For Arlo Solutions cofounders Lonye Ford and Arlene Wube, recent nationwide recognition of its cyber offerings has been a long time coming.
The downtown DC-based government contracting firm focuses on cybersecurity and intelligence support for the Department of Defense and other federal government agencies. Last week, Arlo made it into the top tier of the 2021 Inc. 5000 list, Inc. Magazine’s directory of the fastest-growing private companies in the US, landing at #153 for its first appearance.
But the company’s history actually goes back almost a decade to its founding in 2014. After meeting through Wube’s husband, who now does business development for Arlo, the pair set out to develop their own company. Despite a complete lack of bank funding, Arlo has now grown to 40 employees, plus additional subcontractors, with plans to be at 100 by the end of the year and grow to 150 in 2022. (Check out currently open roles.)
“For us to see that type of growth and knowing that what we came in with was really thing and we built on our own, even from a financial standpoint, is truly one of the reasons I think that makes this award of that recognition just so monumental to us,” said Ford, who is Arlo’s CEO. “Because that really is a big deal to see that much financial growth without any form of an investor.”
The Inc. 5000 recognition is due to Arlo’s growth over the past three years. In that span, the company grew 2,758%, and in 2020 it added five government contracts for the U.S. Air Force, U.S. Department of Agriculture and Office of the Undersecretary of Defense for Intelligence & Security. Ford told Technical.ly that the pair also recently signed a decade-long, multimillion-dollar contract with Verizon earlier this month, as well.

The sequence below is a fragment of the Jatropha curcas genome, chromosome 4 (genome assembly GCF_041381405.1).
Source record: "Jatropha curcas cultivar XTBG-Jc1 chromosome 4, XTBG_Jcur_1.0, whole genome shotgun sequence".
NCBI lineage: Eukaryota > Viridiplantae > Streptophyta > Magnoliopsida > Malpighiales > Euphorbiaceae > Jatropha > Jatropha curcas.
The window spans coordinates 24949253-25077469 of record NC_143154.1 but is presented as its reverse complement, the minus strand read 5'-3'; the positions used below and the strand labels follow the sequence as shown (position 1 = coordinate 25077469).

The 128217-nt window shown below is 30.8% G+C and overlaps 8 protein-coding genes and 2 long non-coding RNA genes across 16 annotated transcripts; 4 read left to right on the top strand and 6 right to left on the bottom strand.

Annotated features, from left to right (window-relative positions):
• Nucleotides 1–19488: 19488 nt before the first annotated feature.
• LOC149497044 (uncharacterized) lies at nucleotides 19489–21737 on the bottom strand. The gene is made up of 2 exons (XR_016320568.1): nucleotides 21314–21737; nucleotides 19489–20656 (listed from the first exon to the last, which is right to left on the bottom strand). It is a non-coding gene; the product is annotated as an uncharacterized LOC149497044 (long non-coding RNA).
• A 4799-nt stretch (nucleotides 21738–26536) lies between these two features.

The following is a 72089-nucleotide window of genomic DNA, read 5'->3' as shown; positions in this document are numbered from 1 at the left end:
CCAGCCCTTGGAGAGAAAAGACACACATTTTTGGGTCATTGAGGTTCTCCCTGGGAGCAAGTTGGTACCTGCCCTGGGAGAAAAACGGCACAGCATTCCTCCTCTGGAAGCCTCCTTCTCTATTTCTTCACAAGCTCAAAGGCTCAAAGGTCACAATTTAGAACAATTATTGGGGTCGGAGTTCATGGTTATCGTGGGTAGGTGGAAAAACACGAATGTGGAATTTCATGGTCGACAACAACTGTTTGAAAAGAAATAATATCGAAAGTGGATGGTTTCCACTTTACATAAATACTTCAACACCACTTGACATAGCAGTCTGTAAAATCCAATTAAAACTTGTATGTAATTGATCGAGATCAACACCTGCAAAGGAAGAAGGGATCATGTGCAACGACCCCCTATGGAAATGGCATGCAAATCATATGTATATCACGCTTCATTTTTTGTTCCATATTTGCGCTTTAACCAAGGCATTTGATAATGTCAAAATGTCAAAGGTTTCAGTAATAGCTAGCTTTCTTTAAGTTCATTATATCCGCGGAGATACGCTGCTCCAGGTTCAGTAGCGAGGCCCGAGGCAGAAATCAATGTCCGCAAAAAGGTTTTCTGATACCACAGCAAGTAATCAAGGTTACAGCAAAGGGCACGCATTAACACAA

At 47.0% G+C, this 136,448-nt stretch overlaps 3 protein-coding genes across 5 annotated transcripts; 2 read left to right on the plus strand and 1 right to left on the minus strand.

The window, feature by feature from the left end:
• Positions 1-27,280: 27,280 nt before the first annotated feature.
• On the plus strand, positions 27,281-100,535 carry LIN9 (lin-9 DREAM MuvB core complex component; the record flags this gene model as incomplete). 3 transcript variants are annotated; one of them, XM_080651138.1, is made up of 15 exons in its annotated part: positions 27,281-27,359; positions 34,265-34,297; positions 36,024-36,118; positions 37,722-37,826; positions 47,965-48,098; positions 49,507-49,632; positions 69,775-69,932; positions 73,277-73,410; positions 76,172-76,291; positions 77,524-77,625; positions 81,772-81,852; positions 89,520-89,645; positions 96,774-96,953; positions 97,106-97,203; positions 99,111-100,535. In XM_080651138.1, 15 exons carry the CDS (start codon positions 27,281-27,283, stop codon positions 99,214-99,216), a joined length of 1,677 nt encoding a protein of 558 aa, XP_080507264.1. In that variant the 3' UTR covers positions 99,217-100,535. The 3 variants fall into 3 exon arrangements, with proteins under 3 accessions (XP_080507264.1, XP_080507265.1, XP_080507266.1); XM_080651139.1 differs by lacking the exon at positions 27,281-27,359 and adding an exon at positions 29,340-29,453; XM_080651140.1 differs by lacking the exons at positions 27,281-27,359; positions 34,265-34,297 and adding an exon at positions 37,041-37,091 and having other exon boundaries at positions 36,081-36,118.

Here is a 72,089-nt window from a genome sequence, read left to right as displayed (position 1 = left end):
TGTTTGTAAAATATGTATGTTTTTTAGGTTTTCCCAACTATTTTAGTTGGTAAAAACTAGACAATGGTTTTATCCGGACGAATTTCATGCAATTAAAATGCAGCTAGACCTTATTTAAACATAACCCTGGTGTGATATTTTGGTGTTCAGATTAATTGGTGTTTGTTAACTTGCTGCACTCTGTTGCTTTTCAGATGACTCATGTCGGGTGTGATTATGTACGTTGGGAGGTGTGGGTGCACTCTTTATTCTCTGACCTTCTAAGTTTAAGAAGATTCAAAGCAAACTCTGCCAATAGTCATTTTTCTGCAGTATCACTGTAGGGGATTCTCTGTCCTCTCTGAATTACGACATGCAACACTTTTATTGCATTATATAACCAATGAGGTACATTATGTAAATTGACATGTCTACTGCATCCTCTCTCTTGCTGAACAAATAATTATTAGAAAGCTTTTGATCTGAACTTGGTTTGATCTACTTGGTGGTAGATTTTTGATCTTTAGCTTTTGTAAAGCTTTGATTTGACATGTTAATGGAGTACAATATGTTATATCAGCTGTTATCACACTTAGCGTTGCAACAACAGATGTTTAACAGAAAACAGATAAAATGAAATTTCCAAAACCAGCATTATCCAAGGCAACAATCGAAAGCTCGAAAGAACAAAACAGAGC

Per Ford, part of the reason for the company’s success has been due to its unique viewpoint: Instead of looking at fellow cybersecurity companies as competition, the cofounders searched for partnerships. Now, President and COO Wube said, Arlo partners with larger organizations such as Booz Allen Hamilton and Accenture in its cybersecurity and government contracting work, and it’s paid off.
“Seven years later, we kept our heads down. We got these clearances, these contracts, with our hard work, without asking anyone for anything,” Wube said. “So to really graduate from that phase, now we’re going to Arlo 2.0, it’s huge, and it’s like, ‘Wow, we achieved it, we did it, people recognize it.'”
Going forward, on top of the hiring plans, Arlo intends to continue on with its partnerships and potentially add more contracts as the team grows. Ford also hopes that Arlo’s success story can be an inspiration for others interested in starting their own business, and a nod to the impact larger organizations can have when they support small businesses.
For now, though, she said the focus will be on Arlo’s growth as the company moves forward.
“Our hope is that our foundation is so tight that now that we’re going to 40 to 150,” Ford said, “we really have our processes in place and our people and then now we just have to make sure we have the right structure for that growth.”
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